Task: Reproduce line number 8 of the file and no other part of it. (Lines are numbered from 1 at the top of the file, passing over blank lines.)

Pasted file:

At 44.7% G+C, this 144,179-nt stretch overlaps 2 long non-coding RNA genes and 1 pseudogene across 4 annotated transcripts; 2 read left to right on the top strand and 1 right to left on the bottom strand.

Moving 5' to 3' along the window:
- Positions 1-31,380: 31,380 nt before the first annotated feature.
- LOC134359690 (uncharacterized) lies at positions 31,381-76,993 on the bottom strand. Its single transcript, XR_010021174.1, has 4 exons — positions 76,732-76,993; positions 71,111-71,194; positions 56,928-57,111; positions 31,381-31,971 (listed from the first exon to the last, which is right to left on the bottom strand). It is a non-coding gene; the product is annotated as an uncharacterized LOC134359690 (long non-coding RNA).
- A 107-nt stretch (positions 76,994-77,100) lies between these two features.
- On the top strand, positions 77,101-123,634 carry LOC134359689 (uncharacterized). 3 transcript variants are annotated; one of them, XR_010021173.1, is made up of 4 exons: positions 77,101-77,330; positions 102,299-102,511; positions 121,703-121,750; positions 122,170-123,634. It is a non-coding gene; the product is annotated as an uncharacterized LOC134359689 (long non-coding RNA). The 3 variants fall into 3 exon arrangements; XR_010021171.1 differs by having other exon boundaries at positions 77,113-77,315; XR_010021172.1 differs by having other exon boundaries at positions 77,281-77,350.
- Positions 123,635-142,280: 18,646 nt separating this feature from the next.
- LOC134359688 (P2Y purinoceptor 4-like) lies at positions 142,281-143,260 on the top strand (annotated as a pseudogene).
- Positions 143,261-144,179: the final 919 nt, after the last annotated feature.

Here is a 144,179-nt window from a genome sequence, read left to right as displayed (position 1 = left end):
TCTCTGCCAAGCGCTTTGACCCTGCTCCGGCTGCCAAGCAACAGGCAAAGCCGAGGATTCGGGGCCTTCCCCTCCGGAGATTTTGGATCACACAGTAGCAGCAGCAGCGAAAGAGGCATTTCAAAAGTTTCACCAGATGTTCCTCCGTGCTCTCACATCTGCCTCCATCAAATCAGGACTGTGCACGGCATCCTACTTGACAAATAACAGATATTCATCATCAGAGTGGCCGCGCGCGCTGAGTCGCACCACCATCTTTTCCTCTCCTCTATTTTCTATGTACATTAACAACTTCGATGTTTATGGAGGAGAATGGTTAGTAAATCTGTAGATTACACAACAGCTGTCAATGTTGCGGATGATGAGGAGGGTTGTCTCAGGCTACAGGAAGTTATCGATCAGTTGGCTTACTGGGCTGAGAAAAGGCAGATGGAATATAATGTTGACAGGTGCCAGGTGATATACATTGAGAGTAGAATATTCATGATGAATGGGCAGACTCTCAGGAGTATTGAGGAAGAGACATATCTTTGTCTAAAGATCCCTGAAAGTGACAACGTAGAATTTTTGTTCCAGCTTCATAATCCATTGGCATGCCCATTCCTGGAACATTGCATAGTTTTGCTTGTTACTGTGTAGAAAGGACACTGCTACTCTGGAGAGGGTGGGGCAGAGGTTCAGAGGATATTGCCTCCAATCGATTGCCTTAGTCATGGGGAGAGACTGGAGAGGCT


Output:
- LOC134359688 (P2Y purinoceptor 4-like) lies at positions 142,281-143,260 on the top strand (annotated as a pseudogene).